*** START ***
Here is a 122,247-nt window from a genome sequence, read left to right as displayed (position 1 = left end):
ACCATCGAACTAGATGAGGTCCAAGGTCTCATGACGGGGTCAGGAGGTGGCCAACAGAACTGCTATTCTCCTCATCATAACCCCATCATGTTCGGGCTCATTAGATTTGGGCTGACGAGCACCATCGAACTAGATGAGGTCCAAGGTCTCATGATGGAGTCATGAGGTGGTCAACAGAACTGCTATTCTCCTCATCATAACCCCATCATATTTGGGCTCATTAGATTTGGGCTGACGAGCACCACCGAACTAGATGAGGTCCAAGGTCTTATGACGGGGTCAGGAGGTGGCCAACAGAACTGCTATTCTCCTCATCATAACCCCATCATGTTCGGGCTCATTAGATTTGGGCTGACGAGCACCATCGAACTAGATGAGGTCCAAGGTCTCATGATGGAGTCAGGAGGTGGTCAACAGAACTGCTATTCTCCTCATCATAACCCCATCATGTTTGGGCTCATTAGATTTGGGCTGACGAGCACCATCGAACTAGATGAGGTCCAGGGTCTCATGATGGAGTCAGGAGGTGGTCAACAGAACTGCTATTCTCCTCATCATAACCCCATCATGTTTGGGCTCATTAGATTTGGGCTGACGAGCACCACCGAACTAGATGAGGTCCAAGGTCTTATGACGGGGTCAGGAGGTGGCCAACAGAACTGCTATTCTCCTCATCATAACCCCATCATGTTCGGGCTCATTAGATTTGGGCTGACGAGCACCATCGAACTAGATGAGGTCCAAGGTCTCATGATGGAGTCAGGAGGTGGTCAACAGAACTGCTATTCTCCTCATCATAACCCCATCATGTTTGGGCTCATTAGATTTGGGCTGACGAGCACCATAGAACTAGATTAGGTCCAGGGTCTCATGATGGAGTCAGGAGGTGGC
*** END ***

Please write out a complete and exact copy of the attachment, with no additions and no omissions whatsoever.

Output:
Here is a 122,247-nt window from a genome sequence, read left to right as displayed (position 1 = left end):
ACCATCGAACTAGATGAGGTCCAAGGTCTCATGACGGGGTCAGGAGGTGGCCAACAGAACTGCTATTCTCCTCATCATAACCCCATCATGTTCGGGCTCATTAGATTTGGGCTGACGAGCACCATCGAACTAGATGAGGTCCAAGGTCTCATGATGGAGTCATGAGGTGGTCAACAGAACTGCTATTCTCCTCATCATAACCCCATCATATTTGGGCTCATTAGATTTGGGCTGACGAGCACCACCGAACTAGATGAGGTCCAAGGTCTTATGACGGGGTCAGGAGGTGGCCAACAGAACTGCTATTCTCCTCATCATAACCCCATCATGTTCGGGCTCATTAGATTTGGGCTGACGAGCACCATCGAACTAGATGAGGTCCAAGGTCTCATGATGGAGTCAGGAGGTGGTCAACAGAACTGCTATTCTCCTCATCATAACCCCATCATGTTTGGGCTCATTAGATTTGGGCTGACGAGCACCATCGAACTAGATGAGGTCCAGGGTCTCATGATGGAGTCAGGAGGTGGTCAACAGAACTGCTATTCTCCTCATCATAACCCCATCATGTTTGGGCTCATTAGATTTGGGCTGACGAGCACCACCGAACTAGATGAGGTCCAAGGTCTTATGACGGGGTCAGGAGGTGGCCAACAGAACTGCTATTCTCCTCATCATAACCCCATCATGTTCGGGCTCATTAGATTTGGGCTGACGAGCACCATCGAACTAGATGAGGTCCAAGGTCTCATGATGGAGTCAGGAGGTGGTCAACAGAACTGCTATTCTCCTCATCATAACCCCATCATGTTTGGGCTCATTAGATTTGGGCTGACGAGCACCATAGAACTAGATTAGGTCCAGGGTCTCATGATGGAGTCAGGAGGTGGC